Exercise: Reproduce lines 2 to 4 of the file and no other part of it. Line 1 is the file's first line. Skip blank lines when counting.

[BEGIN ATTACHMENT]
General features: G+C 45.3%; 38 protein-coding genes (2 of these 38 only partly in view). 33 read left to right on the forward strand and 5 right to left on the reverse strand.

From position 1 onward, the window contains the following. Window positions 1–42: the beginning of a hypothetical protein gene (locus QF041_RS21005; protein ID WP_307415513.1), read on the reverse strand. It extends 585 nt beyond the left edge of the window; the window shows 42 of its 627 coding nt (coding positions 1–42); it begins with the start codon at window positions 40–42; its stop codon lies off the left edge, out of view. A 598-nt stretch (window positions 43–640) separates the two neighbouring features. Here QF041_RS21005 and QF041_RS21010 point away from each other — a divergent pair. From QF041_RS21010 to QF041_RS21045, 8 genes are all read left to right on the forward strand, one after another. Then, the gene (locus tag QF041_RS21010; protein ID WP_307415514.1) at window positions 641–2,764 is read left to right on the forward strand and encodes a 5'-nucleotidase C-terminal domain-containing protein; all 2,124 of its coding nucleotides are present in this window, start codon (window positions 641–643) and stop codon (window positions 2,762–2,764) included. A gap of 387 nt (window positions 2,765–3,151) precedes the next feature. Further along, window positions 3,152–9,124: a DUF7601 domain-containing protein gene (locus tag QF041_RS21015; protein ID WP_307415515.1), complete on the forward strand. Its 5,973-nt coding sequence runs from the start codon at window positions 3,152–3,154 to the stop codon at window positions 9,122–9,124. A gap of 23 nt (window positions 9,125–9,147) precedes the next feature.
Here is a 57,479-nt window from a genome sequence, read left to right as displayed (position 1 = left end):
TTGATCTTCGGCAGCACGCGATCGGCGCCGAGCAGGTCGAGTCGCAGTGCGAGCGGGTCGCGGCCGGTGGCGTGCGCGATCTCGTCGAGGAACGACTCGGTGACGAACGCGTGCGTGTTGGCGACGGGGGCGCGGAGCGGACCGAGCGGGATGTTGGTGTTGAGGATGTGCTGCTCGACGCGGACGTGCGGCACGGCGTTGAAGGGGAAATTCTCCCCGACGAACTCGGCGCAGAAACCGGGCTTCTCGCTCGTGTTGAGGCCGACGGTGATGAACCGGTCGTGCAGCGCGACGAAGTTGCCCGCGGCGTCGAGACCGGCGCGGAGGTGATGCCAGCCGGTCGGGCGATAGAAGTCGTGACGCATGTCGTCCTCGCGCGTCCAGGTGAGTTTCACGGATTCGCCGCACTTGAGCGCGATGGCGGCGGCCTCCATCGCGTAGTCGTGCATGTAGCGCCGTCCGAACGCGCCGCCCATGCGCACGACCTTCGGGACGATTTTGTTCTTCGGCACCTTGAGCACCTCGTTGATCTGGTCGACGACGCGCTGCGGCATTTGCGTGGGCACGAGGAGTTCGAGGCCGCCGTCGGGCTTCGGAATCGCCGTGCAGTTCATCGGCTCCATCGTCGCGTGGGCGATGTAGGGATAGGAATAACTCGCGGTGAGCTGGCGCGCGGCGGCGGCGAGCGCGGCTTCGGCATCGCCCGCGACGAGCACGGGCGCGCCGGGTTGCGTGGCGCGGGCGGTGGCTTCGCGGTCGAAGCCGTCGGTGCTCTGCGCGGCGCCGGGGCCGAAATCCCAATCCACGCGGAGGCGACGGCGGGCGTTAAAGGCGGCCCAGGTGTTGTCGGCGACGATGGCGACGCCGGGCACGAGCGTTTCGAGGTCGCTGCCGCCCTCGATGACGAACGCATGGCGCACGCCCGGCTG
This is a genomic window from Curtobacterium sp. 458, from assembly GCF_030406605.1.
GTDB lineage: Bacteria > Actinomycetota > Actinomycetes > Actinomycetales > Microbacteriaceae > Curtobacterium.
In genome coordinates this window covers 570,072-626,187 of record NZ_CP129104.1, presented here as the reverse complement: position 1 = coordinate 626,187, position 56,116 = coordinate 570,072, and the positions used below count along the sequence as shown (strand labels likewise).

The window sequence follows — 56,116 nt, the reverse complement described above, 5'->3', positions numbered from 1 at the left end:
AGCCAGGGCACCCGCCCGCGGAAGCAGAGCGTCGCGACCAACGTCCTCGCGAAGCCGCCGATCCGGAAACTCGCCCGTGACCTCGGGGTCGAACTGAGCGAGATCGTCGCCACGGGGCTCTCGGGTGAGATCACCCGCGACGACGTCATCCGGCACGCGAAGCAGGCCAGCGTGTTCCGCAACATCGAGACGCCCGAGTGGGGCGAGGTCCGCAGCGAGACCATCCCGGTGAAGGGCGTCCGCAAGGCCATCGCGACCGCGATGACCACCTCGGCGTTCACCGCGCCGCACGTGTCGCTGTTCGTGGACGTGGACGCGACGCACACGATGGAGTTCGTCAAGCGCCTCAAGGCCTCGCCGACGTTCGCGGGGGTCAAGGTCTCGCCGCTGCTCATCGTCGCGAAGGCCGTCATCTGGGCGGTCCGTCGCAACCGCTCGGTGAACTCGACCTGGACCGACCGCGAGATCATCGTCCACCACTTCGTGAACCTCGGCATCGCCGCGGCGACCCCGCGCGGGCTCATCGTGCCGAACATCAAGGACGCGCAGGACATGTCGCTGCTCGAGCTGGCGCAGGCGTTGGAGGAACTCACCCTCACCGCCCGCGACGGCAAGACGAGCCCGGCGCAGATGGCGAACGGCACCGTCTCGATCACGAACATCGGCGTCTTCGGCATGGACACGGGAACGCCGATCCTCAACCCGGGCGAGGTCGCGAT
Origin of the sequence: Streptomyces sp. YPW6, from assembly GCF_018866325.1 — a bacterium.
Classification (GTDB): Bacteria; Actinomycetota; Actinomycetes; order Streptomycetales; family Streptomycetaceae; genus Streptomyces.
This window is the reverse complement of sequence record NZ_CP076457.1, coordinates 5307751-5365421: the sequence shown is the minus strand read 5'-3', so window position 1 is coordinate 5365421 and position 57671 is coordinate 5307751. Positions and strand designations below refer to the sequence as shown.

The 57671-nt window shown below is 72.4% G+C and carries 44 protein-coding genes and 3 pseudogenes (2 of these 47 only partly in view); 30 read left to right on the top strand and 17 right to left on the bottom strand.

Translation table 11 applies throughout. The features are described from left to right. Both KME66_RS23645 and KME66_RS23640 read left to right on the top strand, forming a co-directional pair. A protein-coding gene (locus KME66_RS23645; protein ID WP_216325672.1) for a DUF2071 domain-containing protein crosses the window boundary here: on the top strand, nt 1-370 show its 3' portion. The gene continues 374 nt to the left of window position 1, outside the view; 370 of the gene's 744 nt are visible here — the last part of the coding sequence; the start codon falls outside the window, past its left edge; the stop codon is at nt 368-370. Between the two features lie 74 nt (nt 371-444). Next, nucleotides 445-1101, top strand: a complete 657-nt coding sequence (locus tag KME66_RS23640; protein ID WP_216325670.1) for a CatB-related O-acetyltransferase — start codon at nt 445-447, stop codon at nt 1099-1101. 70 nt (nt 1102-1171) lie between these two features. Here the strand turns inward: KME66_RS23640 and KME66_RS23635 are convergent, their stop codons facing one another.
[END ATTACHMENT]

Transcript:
From position 1 onward, the window contains the following. Window positions 1–42: the beginning of a hypothetical protein gene (locus QF041_RS21005; protein ID WP_307415513.1), read on the reverse strand. It extends 585 nt beyond the left edge of the window; the window shows 42 of its 627 coding nt (coding positions 1–42); it begins with the start codon at window positions 40–42; its stop codon lies off the left edge, out of view. A 598-nt stretch (window positions 43–640) separates the two neighbouring features. Here QF041_RS21005 and QF041_RS21010 point away from each other — a divergent pair. From QF041_RS21010 to QF041_RS21045, 8 genes are all read left to right on the forward strand, one after another. Then, the gene (locus tag QF041_RS21010; protein ID WP_307415514.1) at window positions 641–2,764 is read left to right on the forward strand and encodes a 5'-nucleotidase C-terminal domain-containing protein; all 2,124 of its coding nucleotides are present in this window, start codon (window positions 641–643) and stop codon (window positions 2,762–2,764) included. A gap of 387 nt (window positions 2,765–3,151) precedes the next feature. Further along, window positions 3,152–9,124: a DUF7601 domain-containing protein gene (locus tag QF041_RS21015; protein ID WP_307415515.1), complete on the forward strand. Its 5,973-nt coding sequence runs from the start codon at window positions 3,152–3,154 to the stop codon at window positions 9,122–9,124. A gap of 23 nt (window positions 9,125–9,147) precedes the next feature.
Here is a 57,479-nt window from a genome sequence, read left to right as displayed (position 1 = left end):
TTGATCTTCGGCAGCACGCGATCGGCGCCGAGCAGGTCGAGTCGCAGTGCGAGCGGGTCGCGGCCGGTGGCGTGCGCGATCTCGTCGAGGAACGACTCGGTGACGAACGCGTGCGTGTTGGCGACGGGGGCGCGGAGCGGACCGAGCGGGATGTTGGTGTTGAGGATGTGCTGCTCGACGCGGACGTGCGGCACGGCGTTGAAGGGGAAATTCTCCCCGACGAACTCGGCGCAGAAACCGGGCTTCTCGCTCGTGTTGAGGCCGACGGTGATGAACCGGTCGTGCAGCGCGACGAAGTTGCCCGCGGCGTCGAGACCGGCGCGGAGGTGATGCCAGCCGGTCGGGCGATAGAAGTCGTGACGCATGTCGTCCTCGCGCGTCCAGGTGAGTTTCACGGATTCGCCGCACTTGAGCGCGATGGCGGCGGCCTCCATCGCGTAGTCGTGCATGTAGCGCCGTCCGAACGCGCCGCCCATGCGCACGACCTTCGGGACGATTTTGTTCTTCGGCACCTTGAGCACCTCGTTGATCTGGTCGACGACGCGCTGCGGCATTTGCGTGGGCACGAGGAGTTCGAGGCCGCCGTCGGGCTTCGGAATCGCCGTGCAGTTCATCGGCTCCATCGTCGCGTGGGCGATGTAGGGATAGGAATAACTCGCGGTGAGCTGGCGCGCGGCGGCGGCGAGCGCGGCTTCGGCATCGCCCGCGACGAGCACGGGCGCGCCGGGTTGCGTGGCGCGGGCGGTGGCTTCGCGGTCGAAGCCGTCGGTGCTCTGCGCGGCGCCGGGGCCGAAATCCCAATCCACGCGGAGGCGACGGCGGGCGTTAAAGGCGGCCCAGGTGTTGTCGGCGACGATGGCGACGCCGGGCACGAGCGTTTCGAGGTCGCTGCCGCCCTCGATGACGAACGCATGGCGCACGCCCGGCTG